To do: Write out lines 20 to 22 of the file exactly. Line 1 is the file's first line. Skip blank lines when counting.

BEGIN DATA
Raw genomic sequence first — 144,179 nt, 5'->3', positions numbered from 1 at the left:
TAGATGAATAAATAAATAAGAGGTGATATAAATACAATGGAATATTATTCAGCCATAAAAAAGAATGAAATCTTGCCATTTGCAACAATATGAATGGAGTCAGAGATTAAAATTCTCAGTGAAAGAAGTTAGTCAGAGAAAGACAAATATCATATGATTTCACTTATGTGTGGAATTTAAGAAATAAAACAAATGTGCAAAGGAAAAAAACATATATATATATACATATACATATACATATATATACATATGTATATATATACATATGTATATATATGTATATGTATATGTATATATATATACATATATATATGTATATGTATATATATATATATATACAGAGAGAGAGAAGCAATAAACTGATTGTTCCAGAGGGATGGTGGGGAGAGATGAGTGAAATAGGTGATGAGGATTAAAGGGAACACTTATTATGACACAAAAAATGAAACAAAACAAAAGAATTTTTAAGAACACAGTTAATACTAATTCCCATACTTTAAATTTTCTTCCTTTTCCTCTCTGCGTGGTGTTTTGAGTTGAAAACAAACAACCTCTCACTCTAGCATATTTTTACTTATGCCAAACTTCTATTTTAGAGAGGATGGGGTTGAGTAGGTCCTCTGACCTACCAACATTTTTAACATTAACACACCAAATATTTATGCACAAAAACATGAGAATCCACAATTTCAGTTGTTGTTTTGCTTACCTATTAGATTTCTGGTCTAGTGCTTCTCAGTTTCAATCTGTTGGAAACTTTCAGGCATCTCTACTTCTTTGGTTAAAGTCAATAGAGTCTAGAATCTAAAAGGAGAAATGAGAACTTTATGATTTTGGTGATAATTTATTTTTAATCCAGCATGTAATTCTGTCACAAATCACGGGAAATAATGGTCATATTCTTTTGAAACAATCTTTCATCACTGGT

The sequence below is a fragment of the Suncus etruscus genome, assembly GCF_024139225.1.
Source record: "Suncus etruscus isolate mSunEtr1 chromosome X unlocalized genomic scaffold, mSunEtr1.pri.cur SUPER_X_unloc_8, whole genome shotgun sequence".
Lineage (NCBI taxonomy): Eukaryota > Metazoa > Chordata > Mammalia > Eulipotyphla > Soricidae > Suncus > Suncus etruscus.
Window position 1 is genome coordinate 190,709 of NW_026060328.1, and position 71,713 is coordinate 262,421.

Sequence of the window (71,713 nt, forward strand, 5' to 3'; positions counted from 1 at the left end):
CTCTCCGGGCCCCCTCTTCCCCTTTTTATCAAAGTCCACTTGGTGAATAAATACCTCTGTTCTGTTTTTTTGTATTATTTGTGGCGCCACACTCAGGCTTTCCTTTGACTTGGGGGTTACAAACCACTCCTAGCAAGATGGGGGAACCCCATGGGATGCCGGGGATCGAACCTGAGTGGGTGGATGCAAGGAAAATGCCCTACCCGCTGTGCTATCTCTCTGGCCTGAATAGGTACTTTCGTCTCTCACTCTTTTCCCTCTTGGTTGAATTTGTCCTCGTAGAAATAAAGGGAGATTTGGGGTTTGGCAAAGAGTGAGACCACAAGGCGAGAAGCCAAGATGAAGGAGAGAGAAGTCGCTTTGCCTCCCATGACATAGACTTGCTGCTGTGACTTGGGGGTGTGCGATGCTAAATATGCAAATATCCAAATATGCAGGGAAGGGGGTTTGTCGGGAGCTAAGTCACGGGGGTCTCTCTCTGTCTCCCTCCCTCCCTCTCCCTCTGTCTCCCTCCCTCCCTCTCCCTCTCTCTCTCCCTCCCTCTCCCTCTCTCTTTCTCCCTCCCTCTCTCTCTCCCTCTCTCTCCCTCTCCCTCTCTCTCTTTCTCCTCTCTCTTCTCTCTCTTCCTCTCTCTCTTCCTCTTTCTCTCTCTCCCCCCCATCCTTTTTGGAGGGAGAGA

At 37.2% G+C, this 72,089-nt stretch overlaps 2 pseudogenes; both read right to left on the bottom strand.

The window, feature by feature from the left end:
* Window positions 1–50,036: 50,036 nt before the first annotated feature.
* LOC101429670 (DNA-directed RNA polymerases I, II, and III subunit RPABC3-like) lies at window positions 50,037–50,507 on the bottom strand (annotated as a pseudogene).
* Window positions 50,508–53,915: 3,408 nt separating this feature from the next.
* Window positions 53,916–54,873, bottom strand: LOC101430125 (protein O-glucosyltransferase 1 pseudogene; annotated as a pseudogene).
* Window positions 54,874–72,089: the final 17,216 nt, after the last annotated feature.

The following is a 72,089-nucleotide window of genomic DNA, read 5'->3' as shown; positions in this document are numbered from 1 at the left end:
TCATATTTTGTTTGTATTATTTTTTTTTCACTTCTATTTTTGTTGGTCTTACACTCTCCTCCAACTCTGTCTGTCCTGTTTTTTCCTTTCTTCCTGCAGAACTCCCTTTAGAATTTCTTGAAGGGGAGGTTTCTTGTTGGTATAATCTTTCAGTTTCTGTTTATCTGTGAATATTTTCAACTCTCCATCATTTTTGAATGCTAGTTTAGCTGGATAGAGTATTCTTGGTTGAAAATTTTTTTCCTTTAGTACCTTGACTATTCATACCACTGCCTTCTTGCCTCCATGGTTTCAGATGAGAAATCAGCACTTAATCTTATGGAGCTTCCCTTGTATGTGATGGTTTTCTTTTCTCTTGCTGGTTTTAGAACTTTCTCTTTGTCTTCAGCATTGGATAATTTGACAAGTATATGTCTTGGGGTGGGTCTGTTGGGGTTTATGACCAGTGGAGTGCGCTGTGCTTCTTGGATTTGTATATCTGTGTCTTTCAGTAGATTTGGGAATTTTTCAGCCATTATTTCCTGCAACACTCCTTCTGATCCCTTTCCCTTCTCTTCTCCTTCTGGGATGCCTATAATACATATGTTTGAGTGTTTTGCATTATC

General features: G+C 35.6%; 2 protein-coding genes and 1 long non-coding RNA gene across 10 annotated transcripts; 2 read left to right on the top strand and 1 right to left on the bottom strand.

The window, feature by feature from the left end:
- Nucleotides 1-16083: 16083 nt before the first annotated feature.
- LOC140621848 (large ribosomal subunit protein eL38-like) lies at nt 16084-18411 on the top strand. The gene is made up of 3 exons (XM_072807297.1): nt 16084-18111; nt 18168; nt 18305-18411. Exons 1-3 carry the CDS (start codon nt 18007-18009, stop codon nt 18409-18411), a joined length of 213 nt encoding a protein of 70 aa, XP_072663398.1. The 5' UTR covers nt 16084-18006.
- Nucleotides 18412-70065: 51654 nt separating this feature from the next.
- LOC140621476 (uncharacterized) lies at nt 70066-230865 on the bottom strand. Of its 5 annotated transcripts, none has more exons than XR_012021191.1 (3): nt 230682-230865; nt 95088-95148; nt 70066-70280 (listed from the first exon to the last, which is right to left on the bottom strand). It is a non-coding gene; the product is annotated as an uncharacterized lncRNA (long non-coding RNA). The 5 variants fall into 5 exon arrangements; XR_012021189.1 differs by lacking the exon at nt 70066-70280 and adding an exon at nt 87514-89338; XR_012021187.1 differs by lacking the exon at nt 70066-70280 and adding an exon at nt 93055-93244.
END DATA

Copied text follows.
- Nucleotides 1-16083: 16083 nt before the first annotated feature.
- LOC140621848 (large ribosomal subunit protein eL38-like) lies at nt 16084-18411 on the top strand. The gene is made up of 3 exons (XM_072807297.1): nt 16084-18111; nt 18168; nt 18305-18411. Exons 1-3 carry the CDS (start codon nt 18007-18009, stop codon nt 18409-18411), a joined length of 213 nt encoding a protein of 70 aa, XP_072663398.1. The 5' UTR covers nt 16084-18006.
- Nucleotides 18412-70065: 51654 nt separating this feature from the next.